- Your cool and not to stressed out. Your also not strict.
- she is totally nice
- Work Hard and Have FUN
- Ms.Wright is awesome and the best
- nwqebgyfhgwsbhjmxm bhmsecn bbbbbb
- it is FUN!
- i would tell them that it was fairly easy and fun, but there is 1 activity that is really loud.
- Ms. Wright is a fair teacher who is never too strict, and you will learn alot throughout your 6th grade year.
- Um, I guess... That.... Dont be afraid to share what you think the answer is to the class cause your probs right. And also dont be afraid to ask questions cuz its helpful to know those questions.
- the next year sixth graders gonna learn fun math next year
- zxncg;zkxfjgnb'iSKJD flaserbvgfkajdhge[orjthgajwdufgpaoisnudgoserihgskjhvd aiusyrgkhsebrgiusrhav
- That is fun and you should enjoy it and have fun
- Math isn't as bad as you probably think it is. Enjoy yourself, be creative, and you'll have a cool time!
- Ms. Wright is a great and fun teacher to have one of the best math teahcer ive ever had and when i say that i truly mean it. She taught me so many things and helped me understand in many ways. So if i didnt understand her she would teach it another way but that was only once or twice. In other words she really helps and some people may not like her but i know i do she cares about everyone no matter what they think about her.
- that you should try your best even if you dont know just put the answer that seems right to you
- math is very fun and challenging but u are really going to have fun
- Don't shout you head off, stay calm and collected.
- its pretty fun, mrs Wright is helpful, and gives good hw
- I would say, "You have the amazing opportunity to learn from an amazing mathematician, she is really cool!!!!!!!!!!!!!!!!!!!!! Don't be afraid."
- If you mess up, that's okay! you'll get it!
- it is very fun
- more math games
- Mrs Wright is very nice but may need to challenge a little more
- Ms. Wright is a very good math teacher. She helps students learn in ways that are effective and fun. She treats all students fairly and is very educated in math. She makes math fun and easy to understand.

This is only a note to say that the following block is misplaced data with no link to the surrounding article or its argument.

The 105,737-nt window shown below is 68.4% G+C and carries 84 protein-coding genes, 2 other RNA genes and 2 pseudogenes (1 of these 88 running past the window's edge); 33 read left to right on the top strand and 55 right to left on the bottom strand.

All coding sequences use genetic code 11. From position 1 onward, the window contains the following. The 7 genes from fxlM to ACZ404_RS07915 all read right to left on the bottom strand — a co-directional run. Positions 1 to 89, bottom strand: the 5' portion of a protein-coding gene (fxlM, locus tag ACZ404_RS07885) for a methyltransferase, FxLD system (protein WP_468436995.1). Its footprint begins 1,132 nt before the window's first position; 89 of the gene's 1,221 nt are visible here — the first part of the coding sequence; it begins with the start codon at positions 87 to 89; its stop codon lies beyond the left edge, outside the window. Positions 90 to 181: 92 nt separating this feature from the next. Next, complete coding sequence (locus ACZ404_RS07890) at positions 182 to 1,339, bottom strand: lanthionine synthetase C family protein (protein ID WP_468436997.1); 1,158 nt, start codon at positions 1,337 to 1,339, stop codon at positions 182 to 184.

- You really helped me learn and are super fun.
- your going to love it
- pay atenion every day if you dont you will miss something and have to do more math.
- math is cool
- Mrs Wright is a great teacher and helped me learn a lot in my sixth grade year.
- this is an amazing class work hard and do your best
- shes really nice
- Math class isnt stressful or hard if you pay attention to what the teacher is saying. if you just chat with your friends instead of learning than yes, the class will be difficult. the choice is up to you, however i recommend that you pay attention.
- Please give students who know the material something else to do!
- she is very nice and understands how to talk with others and will help you learn math in a fun way. especially at the end of the year.
- shes very nice and i like her
- nothing
- its a fun class
- try really hard to keep your grade up and make sure you do your homework because that is also helps you learn out of school and then the next day you will correct with Ms.Wrigth
- I don't like much homework and I learn well enough in class.
- julie wright was a great teacher
- Ms. Wright is the best math teacher, and you will learn a lot from being in her class.
- You will love math class with miss. Wright